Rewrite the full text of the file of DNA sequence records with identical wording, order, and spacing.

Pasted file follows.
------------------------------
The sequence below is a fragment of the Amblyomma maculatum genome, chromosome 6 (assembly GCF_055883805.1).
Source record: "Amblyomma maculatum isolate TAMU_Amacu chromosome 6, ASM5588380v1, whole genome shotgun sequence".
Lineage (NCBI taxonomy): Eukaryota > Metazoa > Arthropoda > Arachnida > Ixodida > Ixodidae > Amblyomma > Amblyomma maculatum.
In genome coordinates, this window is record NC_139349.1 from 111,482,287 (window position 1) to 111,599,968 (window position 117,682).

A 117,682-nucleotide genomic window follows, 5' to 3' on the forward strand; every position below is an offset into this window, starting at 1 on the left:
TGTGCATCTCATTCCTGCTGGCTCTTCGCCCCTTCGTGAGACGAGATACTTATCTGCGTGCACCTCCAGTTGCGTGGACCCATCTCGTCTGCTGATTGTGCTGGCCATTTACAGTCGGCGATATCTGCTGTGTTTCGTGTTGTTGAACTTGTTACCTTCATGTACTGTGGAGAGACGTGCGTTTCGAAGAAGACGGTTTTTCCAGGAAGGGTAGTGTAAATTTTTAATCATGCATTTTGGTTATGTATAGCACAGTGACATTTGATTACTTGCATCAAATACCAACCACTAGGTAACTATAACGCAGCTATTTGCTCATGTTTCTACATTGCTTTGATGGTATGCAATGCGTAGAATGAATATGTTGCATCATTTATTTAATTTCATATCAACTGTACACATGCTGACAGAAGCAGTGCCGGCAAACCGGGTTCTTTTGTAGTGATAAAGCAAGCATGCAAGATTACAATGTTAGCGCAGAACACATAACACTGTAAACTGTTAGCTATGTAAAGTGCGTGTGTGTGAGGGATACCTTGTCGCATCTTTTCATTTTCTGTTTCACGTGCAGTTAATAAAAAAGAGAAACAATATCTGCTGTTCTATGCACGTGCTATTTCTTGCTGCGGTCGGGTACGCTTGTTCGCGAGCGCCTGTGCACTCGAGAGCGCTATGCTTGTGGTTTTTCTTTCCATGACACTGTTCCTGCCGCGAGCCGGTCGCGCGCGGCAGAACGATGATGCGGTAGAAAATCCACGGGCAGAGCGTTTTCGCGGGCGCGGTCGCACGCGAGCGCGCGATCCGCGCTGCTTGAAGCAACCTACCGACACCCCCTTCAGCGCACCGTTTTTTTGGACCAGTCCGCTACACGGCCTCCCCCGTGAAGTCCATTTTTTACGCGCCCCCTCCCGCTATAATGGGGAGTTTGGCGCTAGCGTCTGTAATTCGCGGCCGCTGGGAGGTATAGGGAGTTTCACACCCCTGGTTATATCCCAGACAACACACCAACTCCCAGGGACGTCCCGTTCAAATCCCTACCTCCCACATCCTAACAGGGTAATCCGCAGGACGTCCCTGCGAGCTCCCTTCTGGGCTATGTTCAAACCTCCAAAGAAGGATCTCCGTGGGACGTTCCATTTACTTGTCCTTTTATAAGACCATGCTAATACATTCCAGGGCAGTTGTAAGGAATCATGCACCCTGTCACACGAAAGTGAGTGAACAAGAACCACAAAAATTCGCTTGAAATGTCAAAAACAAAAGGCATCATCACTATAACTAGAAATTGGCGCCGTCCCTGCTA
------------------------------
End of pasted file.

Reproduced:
The sequence below is a fragment of the Amblyomma maculatum genome, chromosome 6 (assembly GCF_055883805.1).
Source record: "Amblyomma maculatum isolate TAMU_Amacu chromosome 6, ASM5588380v1, whole genome shotgun sequence".
Lineage (NCBI taxonomy): Eukaryota > Metazoa > Arthropoda > Arachnida > Ixodida > Ixodidae > Amblyomma > Amblyomma maculatum.
In genome coordinates, this window is record NC_139349.1 from 111,482,287 (window position 1) to 111,599,968 (window position 117,682).

A 117,682-nucleotide genomic window follows, 5' to 3' on the forward strand; every position below is an offset into this window, starting at 1 on the left:
TGTGCATCTCATTCCTGCTGGCTCTTCGCCCCTTCGTGAGACGAGATACTTATCTGCGTGCACCTCCAGTTGCGTGGACCCATCTCGTCTGCTGATTGTGCTGGCCATTTACAGTCGGCGATATCTGCTGTGTTTCGTGTTGTTGAACTTGTTACCTTCATGTACTGTGGAGAGACGTGCGTTTCGAAGAAGACGGTTTTTCCAGGAAGGGTAGTGTAAATTTTTAATCATGCATTTTGGTTATGTATAGCACAGTGACATTTGATTACTTGCATCAAATACCAACCACTAGGTAACTATAACGCAGCTATTTGCTCATGTTTCTACATTGCTTTGATGGTATGCAATGCGTAGAATGAATATGTTGCATCATTTATTTAATTTCATATCAACTGTACACATGCTGACAGAAGCAGTGCCGGCAAACCGGGTTCTTTTGTAGTGATAAAGCAAGCATGCAAGATTACAATGTTAGCGCAGAACACATAACACTGTAAACTGTTAGCTATGTAAAGTGCGTGTGTGTGAGGGATACCTTGTCGCATCTTTTCATTTTCTGTTTCACGTGCAGTTAATAAAAAAGAGAAACAATATCTGCTGTTCTATGCACGTGCTATTTCTTGCTGCGGTCGGGTACGCTTGTTCGCGAGCGCCTGTGCACTCGAGAGCGCTATGCTTGTGGTTTTTCTTTCCATGACACTGTTCCTGCCGCGAGCCGGTCGCGCGCGGCAGAACGATGATGCGGTAGAAAATCCACGGGCAGAGCGTTTTCGCGGGCGCGGTCGCACGCGAGCGCGCGATCCGCGCTGCTTGAAGCAACCTACCGACACCCCCTTCAGCGCACCGTTTTTTTGGACCAGTCCGCTACACGGCCTCCCCCGTGAAGTCCATTTTTTACGCGCCCCCTCCCGCTATAATGGGGAGTTTGGCGCTAGCGTCTGTAATTCGCGGCCGCTGGGAGGTATAGGGAGTTTCACACCCCTGGTTATATCCCAGACAACACACCAACTCCCAGGGACGTCCCGTTCAAATCCCTACCTCCCACATCCTAACAGGGTAATCCGCAGGACGTCCCTGCGAGCTCCCTTCTGGGCTATGTTCAAACCTCCAAAGAAGGATCTCCGTGGGACGTTCCATTTACTTGTCCTTTTATAAGACCATGCTAATACATTCCAGGGCAGTTGTAAGGAATCATGCACCCTGTCACACGAAAGTGAGTGAACAAGAACCACAAAAATTCGCTTGAAATGTCAAAAACAAAAGGCATCATCACTATAACTAGAAATTGGCGCCGTCCCTGCTA